Warning: Declaration of AMW_Related_Sub_Items_Walker::walk($elements, $max_depth) should be compatible with Walker::walk($elements, $max_depth, ...$args) in /home/cnmhopkins/www/www/wp-content/plugins/advanced-menu-widget/class-advanced-menu-walker.php on line 163
Mucus-Penetrating DNA Nanoparticles : Center for Nanomedicine

Mucus-Penetrating DNA Nanoparticles

WHAT is gene therapy?

Many human diseases are caused by mutations in our genes that lead to altered function of important proteins. Gene therapy is an approach aimed at correcting these mutations by delivering a functional copy of the gene to our cells.
Unlike conventional treatments, gene therapy can provide therapeutic effects lasting months to years with a single treatment, revolutionizing the way we treat many debilitating and/or life-threating diseases.

WHY is inhaled gene therapy hard?

Our airways are readily accessible by inhalation, and therefore, appear to be an easy target for inhaled gene therapies.
However, many physiological barriers exist to effective gene delivery via the airways. One formidable barrier is the sticky mucus gel layer lining the surfaces of our airways. This mucus layer traps gene carriers and prevents them from reaching the target cells.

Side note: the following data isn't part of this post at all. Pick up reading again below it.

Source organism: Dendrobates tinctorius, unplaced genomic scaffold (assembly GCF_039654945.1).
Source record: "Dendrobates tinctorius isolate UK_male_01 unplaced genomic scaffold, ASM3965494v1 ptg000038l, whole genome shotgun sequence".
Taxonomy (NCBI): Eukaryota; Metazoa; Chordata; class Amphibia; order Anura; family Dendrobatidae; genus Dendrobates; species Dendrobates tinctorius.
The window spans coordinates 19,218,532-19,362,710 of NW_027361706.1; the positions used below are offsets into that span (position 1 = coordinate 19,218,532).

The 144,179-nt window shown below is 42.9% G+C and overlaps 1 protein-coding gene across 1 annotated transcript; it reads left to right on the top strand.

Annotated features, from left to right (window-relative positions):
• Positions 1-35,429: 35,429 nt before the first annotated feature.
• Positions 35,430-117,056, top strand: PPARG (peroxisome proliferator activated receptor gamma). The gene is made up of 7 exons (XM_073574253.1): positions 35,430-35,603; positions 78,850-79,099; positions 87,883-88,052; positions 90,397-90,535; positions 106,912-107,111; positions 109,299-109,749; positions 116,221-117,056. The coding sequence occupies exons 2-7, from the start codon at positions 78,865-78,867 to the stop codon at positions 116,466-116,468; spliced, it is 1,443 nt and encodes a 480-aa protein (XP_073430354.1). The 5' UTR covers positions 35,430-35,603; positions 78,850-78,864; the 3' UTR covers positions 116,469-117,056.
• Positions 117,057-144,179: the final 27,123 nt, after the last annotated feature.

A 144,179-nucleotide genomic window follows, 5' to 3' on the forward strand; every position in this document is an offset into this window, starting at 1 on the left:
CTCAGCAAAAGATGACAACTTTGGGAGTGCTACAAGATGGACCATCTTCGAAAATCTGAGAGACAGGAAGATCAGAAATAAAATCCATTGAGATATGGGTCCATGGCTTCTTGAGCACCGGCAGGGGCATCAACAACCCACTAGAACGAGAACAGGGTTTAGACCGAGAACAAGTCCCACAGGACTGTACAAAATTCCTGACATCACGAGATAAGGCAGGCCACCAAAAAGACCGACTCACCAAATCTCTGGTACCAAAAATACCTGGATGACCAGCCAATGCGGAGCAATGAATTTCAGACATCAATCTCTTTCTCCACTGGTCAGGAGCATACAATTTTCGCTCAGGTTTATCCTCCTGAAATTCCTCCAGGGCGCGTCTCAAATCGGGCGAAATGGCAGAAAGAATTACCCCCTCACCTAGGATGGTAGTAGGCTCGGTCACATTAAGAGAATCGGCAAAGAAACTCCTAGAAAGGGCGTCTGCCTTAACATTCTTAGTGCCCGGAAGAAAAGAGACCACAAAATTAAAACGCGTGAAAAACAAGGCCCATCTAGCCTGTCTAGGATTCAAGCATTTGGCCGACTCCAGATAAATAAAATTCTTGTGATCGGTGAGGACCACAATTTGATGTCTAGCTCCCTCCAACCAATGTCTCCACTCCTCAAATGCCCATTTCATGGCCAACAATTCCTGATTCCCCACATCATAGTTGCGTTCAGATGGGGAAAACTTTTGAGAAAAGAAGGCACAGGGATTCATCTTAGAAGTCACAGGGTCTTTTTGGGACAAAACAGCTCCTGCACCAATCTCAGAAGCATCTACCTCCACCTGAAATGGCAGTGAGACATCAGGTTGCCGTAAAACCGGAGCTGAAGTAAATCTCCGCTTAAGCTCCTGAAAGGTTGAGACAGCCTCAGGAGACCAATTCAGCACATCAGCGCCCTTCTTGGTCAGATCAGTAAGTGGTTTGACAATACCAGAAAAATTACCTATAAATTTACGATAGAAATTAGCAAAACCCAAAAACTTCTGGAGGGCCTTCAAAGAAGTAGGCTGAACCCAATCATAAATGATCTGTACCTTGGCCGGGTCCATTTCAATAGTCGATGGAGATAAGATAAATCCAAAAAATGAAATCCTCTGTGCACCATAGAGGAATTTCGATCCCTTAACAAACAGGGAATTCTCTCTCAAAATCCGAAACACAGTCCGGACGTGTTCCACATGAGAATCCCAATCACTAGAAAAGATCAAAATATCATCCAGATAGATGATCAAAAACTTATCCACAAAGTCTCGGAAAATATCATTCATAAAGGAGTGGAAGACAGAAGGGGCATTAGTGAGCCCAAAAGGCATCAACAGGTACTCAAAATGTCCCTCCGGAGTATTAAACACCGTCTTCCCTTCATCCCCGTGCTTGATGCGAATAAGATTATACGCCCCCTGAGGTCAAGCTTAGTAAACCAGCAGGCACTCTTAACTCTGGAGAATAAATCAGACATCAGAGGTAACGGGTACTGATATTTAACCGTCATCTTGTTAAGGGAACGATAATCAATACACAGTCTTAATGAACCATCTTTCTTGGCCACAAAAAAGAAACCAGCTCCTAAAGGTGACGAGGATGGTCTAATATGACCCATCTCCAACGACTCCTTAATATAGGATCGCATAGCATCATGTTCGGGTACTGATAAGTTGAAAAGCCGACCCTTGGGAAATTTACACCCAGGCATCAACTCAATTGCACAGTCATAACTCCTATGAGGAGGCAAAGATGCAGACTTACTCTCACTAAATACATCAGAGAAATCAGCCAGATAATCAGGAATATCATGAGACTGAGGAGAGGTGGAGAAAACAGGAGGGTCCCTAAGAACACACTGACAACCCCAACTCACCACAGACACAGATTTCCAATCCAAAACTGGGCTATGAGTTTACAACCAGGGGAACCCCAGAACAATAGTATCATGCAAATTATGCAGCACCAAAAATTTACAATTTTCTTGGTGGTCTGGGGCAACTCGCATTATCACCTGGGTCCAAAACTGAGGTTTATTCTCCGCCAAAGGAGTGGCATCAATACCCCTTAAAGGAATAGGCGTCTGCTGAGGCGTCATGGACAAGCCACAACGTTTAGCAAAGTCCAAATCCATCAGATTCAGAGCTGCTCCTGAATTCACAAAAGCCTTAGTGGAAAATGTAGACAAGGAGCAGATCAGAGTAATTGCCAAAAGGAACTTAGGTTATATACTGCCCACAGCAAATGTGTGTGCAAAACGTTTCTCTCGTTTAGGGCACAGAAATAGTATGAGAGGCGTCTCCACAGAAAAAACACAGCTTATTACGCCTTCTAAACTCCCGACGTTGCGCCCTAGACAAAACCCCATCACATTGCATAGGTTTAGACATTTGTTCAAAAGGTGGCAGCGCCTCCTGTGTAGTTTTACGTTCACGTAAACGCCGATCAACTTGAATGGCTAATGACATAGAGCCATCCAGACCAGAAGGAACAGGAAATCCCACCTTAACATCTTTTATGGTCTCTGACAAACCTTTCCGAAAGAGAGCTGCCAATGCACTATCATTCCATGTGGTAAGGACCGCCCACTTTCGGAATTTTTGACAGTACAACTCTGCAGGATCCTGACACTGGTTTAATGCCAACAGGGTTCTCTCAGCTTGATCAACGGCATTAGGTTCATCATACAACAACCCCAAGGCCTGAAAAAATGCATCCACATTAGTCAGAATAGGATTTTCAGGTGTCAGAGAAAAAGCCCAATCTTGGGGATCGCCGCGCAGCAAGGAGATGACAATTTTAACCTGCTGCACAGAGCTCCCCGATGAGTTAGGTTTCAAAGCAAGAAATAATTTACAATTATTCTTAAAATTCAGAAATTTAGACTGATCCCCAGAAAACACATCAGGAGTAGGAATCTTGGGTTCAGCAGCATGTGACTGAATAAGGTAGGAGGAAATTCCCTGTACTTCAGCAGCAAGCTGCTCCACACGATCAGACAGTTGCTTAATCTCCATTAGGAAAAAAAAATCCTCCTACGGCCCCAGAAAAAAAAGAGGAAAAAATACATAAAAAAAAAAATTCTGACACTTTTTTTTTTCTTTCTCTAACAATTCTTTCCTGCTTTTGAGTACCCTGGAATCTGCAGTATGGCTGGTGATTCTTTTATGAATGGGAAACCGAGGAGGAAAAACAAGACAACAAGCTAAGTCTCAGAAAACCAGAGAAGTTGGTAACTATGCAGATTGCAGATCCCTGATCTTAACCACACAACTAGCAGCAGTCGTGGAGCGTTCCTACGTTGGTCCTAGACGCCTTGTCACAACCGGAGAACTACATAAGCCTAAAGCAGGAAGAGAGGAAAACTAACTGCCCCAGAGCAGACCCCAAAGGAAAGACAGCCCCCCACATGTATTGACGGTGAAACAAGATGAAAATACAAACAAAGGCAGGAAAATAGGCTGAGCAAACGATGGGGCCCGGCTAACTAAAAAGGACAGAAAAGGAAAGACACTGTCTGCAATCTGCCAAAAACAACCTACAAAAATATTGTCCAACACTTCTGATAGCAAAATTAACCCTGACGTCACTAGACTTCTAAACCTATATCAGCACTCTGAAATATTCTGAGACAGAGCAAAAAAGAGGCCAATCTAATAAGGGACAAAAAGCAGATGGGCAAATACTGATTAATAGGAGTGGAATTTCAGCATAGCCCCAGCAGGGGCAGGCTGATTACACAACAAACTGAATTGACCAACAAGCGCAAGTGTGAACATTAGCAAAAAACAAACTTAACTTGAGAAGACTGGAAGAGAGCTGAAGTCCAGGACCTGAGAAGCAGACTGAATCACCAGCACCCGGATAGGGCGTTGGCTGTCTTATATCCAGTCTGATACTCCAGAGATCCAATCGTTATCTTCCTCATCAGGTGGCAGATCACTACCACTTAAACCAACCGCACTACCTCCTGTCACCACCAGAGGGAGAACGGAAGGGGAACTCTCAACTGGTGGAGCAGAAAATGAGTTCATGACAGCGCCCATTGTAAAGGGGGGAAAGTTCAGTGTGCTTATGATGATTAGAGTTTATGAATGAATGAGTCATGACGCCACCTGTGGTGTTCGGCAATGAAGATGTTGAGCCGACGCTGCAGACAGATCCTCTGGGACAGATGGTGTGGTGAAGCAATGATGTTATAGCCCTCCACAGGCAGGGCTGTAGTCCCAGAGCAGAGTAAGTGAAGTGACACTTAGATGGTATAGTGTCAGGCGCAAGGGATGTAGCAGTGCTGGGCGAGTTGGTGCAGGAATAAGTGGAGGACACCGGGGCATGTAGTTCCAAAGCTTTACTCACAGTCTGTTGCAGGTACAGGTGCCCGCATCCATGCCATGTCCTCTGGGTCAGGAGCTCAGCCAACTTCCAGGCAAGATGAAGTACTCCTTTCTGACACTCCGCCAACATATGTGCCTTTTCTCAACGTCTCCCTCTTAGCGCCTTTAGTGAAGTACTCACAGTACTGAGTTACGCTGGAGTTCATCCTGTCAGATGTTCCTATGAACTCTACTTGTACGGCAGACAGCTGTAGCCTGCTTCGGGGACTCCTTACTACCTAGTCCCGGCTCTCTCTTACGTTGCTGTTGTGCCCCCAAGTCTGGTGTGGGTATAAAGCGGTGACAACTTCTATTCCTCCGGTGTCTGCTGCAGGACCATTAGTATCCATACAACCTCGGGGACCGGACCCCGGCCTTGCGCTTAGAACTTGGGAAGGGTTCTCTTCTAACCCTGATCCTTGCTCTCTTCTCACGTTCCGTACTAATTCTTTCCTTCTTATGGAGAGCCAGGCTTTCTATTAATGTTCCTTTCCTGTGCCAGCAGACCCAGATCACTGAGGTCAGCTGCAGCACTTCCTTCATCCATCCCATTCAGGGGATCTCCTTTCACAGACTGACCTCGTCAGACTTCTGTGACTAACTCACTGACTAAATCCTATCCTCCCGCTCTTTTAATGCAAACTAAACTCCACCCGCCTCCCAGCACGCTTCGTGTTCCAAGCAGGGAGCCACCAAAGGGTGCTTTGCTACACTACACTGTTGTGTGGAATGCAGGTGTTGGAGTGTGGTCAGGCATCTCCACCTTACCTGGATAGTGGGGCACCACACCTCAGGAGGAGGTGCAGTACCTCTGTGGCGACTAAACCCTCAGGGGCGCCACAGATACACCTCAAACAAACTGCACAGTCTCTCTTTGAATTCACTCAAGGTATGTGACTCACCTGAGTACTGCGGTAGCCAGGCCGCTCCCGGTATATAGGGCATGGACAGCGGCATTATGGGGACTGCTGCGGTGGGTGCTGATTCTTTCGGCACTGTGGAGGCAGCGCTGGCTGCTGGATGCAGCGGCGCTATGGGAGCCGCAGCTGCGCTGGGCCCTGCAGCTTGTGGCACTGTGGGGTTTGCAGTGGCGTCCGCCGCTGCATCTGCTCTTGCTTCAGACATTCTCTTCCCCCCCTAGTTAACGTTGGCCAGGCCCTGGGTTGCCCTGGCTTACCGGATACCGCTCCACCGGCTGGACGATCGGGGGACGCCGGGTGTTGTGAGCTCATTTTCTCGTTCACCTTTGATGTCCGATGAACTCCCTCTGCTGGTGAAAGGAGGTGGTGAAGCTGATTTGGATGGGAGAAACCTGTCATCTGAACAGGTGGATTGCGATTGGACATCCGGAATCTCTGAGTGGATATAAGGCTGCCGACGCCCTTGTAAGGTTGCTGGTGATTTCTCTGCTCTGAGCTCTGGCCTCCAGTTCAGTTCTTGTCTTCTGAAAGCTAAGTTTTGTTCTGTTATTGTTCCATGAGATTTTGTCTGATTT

Clinical trials for treating diseases affecting the airways, such as cystic fibrosis, have failed in the past because promising genes could not be carried across this mucus layer.

HOW might it save lives?

Synthetic, non-viral gene vectors (DNA nanoparticles) that can rapidly penetrate the mucus gel layer are being developed as specialized gene delivery systems by researchers led by Jung Soo Suk in the Center of Nanomedicine. This new system would be able to treat cystic fibrosis, chronic obstructive pulmonary disease, and asthma by delivering corrective genes to restore protein function and/or regulate immune responses.
In collaboration with scientists at the University of Florida (Arun Srivastava), Jung Soo Suk and the CNM research team are also developing viral gene carriers modified to evade recognition by immune cells as well as effectively penetrate the mucus layer.

Example of the Research

The CNM researchers have demonstrated that mucus-penetrating DNA nanoparticles (DNA-MPP) can be formulated to have a dense non-sticky polymer coating, which prevents adhesion to mucus. Moreover, this coating also improves distribution of the nanoparticles over surfaces of the airways, and more significantly, enhances the delivery of DNA into airway cells.
The mucus-penetrating DNA nanoparticles developed by CNM researchers represent the first biodegradable gene delivery system that is efficiently penetrates the human airway mucus barrier. Compared to a non-biodegradable gene vector system already in clinical trials, the DNA-MPPs provided markedly increased gene delivery and protein expression following inhalation in mice.